The OP asked for strategies for steering a sloop
in chop and wind, when conditions become uncomfortable.
The 30% rule is for the full height
of breaking waves, beam on
. Narrower boats the limit is higher around 50% with all boats being rolled at 60%. I agree that it is related to beam, hull
shape and harmonics i.e. a boat recovering from a heel one way on one face of a wave may accentuate the opposite heel on the other face of the next wave.
I think the point with breaking waves is to avoid them. Waves are more likely to break in shallower water and when the wave height is < 7 x the wave length. In short when the waves are close and big. The odd ones are twice as big but the chances of breaking on the boat less in open water.
The tactic for breaking waves is to try and meet them head
on, thus presenting as small a profile to the wave as possible. This is shown simply by standing side on versus head
on in surf, or watching surf boat races. The difficulty with sailing is that if the wind and waves are in the same direction as they usually but not always are, you can’t sail directly into the wind or breaking waves.
Running before them if one could get the speed to stay ahead of the break one might surf ahead of it, but that is unlikely consistently. The waves will be faster than most boats. More likely one can surf with crest of a non breaking wave. The danger with a breaking wave is that it breaks on top of you, filling the cockpit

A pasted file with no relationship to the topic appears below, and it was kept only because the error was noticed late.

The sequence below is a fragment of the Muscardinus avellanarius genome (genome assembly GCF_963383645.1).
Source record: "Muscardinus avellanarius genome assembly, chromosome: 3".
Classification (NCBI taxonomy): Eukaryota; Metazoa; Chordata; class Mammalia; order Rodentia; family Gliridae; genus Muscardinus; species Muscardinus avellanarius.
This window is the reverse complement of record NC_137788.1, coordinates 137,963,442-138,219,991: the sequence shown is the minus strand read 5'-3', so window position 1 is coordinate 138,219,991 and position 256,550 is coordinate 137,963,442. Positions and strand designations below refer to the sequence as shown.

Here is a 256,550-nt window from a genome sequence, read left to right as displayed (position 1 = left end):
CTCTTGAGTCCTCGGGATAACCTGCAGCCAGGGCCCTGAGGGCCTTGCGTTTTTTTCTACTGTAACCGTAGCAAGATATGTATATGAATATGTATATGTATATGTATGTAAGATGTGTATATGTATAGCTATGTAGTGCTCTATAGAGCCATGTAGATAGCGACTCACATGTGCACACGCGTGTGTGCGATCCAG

or if one is not dead square the wave tosses the stern around giving a broach or even a roll.
In lesser conditions namely an uncomfortable chop the general rule of taking the wave at an angle is less of a problem for a sail boat as you are tacking. You might handle the wind by reefing or by heading a bit higher.
If the waves are say four m, close and very steep or square, say with wind against tide ( a situation best avoided) it is more tricky because the bow can be thrown off and there is less change in gradient from being at an angle. I prefer to motor
head on then.
Downwind. A modest chop is no issue. When the waves are bigger if you are not square to them the stern can be thrown around and that is very difficult to correct. For most boats the waves will be faster than the boat but you can pick up a ride for a while. It seems to me that when at the crest you can steer easily to ride it square but the trick is that it can respond at the crest to the rudder
in the opposite way because there is a point where the water flow is reversed over the rudder
. The trick is in the timing because the usual rudder movement will make it worse ie putting the wave on the quarter so you broadside down..
On a power boat
I have been able to get good rides in effect riding as much as possible largely lengthwise along a crest and matching speed rather than wallowing. It would be harder in a sail boat because of the speed difference.
In any significant chop relative to boat size I prefer not to be beam on because the motion is less comfortable, and as the waves become higher and steeper the rolling becomes greater with loss of wind and speed. Otherwise a beam reach is the fastest and most pleasant sailing.
Most of us won’t hopefully be out in extreme conditions. Then one gets into drogues and parachutes but I don’t think that is what the OP was asking about.